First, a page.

A place to rant.

Friday, August 25, 2006

The SiteKey Fallacy

While working this summer a long way from my home bank, I opened an account at Bank of America so I could deposit my paychecks. Before I could do my banking online, though, I had to learn all about their authentication system called SiteKey.

BoA is quite proud of this system, which is designed to avoid phishing attacks, in which some malicious guy (affectionately dubbed Mallory) creates a web site that looks just like Bank of America's, convinces somebody to click that link to login to their BoA account, and steals their password when they try to login. With SiteKey, in theory, the user knows they're logging into the real BoA web site, not some bogus one.

For those too lazy to click the SiteKey link above, it works like this: when you initially sign up for online banking, you choose a unique picture from hundreds of options and you provide a unique phrase. This photo and passphrase together make up your SiteKey. Later, when you want to login, you first enter your Online ID without the password. Then the BoA website shows you your SiteKey. Only Bank of America knows what your SiteKey is, since you created it with their site securely when you signed up, so (theoretically) seeing your SiteKey means you must be at BoA's web site. Now you can safely enter your password and login.

This is terrible for two reasons:
1) There already exists a perfectly good system in place to accomplish exactly the goal of authenticating web sites to end users.
2) SiteKey doesn't work.

I'll address these in order.

First, there already exists a system by which end users can verify that the web site they're viewing is authentic. Basically, when you visit a secure web site, the site provides some sort of proof that it is owned by the organization which claims to own it. When viewing a secure site, most modern browsers show a padlock icon somewhere on the page or in the URL bar, and you can click that icon for more information. Browsers also alert users if they're dealing with a website which can't prove it is who it claims to be. (The details of all this are beyond the scope of this blog entry, but for the curious, look up public key encryption, SSL, and certificates.)

Thus, as long as the user checks for the presence of this padlock icon, as well as the URL which he's viewing (since that's the identity of the web site), he can be pretty sure that any information submitted will be securely transmitted to the person he's expecting to send it to.

BoA does use this system for their web site, but SiteKey is implemented on top of that as a way to make the user feel more secure. While I appreciate the goals BoA seeks by doing this, it's fundamentally a bad idea. Standards exist for the benefit of users. If every web site that wanted to make users feel secure implemented their own solution for the problem, then we'd have countless different solutions, confusing users even more and hurting the overall web experience.

A much better approach is to develop new standards or improve existing standards to solve this problem. That way, users aren't confronted with various different attempts to solve the same problem. This has the added benefit of community involvement, which results in people finding fatal flaws in otherwise great ideas before they're implemented (see below).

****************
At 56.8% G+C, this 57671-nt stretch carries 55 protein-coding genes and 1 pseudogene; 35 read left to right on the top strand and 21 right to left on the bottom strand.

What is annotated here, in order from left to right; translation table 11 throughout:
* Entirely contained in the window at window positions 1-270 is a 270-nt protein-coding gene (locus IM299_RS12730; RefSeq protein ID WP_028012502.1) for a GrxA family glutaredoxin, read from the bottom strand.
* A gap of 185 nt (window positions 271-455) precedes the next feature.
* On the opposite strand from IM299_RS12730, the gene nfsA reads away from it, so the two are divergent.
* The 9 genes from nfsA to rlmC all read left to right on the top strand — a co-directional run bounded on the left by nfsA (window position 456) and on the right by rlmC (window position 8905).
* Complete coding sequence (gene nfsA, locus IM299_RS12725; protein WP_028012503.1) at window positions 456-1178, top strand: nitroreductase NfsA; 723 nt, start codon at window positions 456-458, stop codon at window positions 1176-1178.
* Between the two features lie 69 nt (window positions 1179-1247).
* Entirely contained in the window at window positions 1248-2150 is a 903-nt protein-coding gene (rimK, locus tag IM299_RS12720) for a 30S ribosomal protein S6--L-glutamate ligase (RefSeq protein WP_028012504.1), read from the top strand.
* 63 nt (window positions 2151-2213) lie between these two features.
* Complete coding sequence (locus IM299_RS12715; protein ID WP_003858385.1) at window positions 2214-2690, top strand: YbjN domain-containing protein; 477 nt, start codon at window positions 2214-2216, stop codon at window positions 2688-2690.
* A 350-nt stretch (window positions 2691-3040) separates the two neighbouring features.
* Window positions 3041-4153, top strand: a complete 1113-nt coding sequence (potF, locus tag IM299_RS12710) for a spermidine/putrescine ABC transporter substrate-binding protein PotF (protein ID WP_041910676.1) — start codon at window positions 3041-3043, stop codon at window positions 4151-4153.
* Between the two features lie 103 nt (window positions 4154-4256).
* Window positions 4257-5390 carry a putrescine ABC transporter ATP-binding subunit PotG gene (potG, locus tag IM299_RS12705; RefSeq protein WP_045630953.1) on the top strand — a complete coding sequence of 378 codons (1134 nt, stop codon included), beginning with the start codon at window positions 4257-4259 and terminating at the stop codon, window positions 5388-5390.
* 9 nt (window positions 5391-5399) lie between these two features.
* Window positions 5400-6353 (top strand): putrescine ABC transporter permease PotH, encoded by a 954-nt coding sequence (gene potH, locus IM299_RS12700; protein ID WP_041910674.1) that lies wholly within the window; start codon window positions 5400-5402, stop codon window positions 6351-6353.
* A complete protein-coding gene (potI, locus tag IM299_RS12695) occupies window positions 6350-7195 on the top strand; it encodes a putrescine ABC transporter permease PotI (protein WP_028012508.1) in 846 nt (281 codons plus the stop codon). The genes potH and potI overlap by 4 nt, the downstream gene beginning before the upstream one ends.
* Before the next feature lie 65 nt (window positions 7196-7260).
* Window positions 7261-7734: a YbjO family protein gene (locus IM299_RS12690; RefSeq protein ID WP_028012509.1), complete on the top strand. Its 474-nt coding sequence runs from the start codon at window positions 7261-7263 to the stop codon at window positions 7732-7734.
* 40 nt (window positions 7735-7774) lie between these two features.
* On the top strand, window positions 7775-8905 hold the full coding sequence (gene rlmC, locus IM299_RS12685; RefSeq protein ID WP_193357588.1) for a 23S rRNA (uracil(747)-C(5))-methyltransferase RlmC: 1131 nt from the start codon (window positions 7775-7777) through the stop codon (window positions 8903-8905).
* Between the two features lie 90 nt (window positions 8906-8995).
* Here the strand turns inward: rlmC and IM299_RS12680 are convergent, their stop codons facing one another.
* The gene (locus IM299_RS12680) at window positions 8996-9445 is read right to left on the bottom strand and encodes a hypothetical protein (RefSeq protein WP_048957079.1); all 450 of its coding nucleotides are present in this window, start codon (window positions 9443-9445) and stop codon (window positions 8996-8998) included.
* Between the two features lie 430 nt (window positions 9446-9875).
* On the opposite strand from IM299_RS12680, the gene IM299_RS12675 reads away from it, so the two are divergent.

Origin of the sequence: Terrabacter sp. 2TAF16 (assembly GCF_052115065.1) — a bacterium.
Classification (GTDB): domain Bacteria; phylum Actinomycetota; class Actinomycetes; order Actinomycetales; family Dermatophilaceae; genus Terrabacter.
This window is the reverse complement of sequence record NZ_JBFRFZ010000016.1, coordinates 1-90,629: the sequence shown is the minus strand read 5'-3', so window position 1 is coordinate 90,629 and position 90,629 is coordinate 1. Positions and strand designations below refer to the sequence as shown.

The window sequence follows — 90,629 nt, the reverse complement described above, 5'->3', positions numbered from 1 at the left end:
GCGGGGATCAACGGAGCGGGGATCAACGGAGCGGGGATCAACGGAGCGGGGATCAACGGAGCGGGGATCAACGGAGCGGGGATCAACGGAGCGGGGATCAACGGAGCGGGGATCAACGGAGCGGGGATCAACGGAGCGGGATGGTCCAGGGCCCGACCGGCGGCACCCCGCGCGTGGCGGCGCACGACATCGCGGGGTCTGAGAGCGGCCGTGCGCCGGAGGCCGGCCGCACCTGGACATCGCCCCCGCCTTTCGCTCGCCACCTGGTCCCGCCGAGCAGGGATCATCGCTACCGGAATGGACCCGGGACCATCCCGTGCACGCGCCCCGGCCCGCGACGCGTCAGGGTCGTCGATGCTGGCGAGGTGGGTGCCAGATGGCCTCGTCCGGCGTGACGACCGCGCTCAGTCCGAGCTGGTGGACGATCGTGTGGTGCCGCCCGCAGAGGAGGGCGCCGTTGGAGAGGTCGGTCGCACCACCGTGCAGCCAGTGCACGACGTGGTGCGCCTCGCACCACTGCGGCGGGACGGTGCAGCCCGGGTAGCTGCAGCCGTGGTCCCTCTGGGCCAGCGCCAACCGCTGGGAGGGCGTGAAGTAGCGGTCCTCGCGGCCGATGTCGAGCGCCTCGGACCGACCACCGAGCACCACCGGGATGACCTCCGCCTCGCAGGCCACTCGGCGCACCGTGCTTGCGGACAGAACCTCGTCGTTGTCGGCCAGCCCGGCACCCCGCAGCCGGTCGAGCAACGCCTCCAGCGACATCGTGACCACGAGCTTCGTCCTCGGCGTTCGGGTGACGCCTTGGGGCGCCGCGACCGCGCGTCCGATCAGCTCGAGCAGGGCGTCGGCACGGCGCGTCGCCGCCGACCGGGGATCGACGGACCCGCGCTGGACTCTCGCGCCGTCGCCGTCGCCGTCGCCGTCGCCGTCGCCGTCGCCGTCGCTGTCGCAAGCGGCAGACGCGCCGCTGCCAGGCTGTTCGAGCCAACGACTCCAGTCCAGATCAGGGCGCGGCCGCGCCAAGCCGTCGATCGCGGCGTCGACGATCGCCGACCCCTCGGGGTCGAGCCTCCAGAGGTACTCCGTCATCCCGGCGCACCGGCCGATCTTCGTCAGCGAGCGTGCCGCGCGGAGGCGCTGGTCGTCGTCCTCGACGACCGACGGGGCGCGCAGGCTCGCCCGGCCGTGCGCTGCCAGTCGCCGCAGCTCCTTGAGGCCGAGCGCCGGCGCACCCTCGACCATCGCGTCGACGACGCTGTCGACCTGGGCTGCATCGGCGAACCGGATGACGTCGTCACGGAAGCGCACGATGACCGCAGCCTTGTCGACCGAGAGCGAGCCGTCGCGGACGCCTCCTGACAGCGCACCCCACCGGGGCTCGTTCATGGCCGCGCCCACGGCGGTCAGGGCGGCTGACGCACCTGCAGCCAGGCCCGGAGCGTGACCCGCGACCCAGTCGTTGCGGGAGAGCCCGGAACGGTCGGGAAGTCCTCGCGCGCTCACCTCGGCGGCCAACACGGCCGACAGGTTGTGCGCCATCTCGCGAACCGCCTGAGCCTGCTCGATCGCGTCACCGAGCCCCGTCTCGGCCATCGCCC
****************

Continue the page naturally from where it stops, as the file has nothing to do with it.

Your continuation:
In most cases, creating a community standard (or changing an existing one) is difficult. In this case, though, the standard already exists and works fine! The problem is that many people ignore security warnings. A simpler solution, then, is to publicize the existing system and make it easier to use (e.g., by providing better browser support, possibly in the form of extensions).

A much bigger problem with SiteKey is that it simply doesn't work. It makes phishing attacks marginally more difficult, but nevertheless possible. It's fairly simple to break.

Normal phishing attacks look like this:
1) Lure user to evil web site looking just like a real web site
2) Get the user to enter their username/password
3) Save the username/password that the user entered, and forward them onto the real site (or tell them that the login failed, or whatever - you really don't care what happens now, since you have their username and password!)

A SiteKey phishing attack could look like this:
1) Lure the user to an evil web site looking just like the real web site
2) Get the user to enter their username
3) From the evil web site, enter the username into the real BankOfAmerica web site.
4) BoA doesn't recognize the evil web site's computer, so it asks a personal question to verify the identity.
5) Display this personal question to the user, and forward their response to the server.
6) Now that the evil site has answered the personal question properly, BoA shows the SiteKey and asks for a password. The evil site relays that to the user and asks for their password.
7) The user enters their password. The user is toasted once again.

Note that this is only marginally more difficult. Anyone sufficiently motivated who could accomplish the first sort of attack can easily accomplish the latter. So seeing your personalized photo of a cute little puppy might make you feel secure, but don't get too comfortable. You still need to take all the precautions against phishing attacks you always had to take (as I mentioned above: check the URL, and your browser's padlock icon).

It's worth mentioning that this vulnerability has been pointed out before in SiteKey and similar systems, and alternatives have been proposed. Which makes it all the more saddening that another institution I actually care about seems to be switching to a SiteKey-like system.


Post a Comment

Links to this post:

Create a Link

<< Home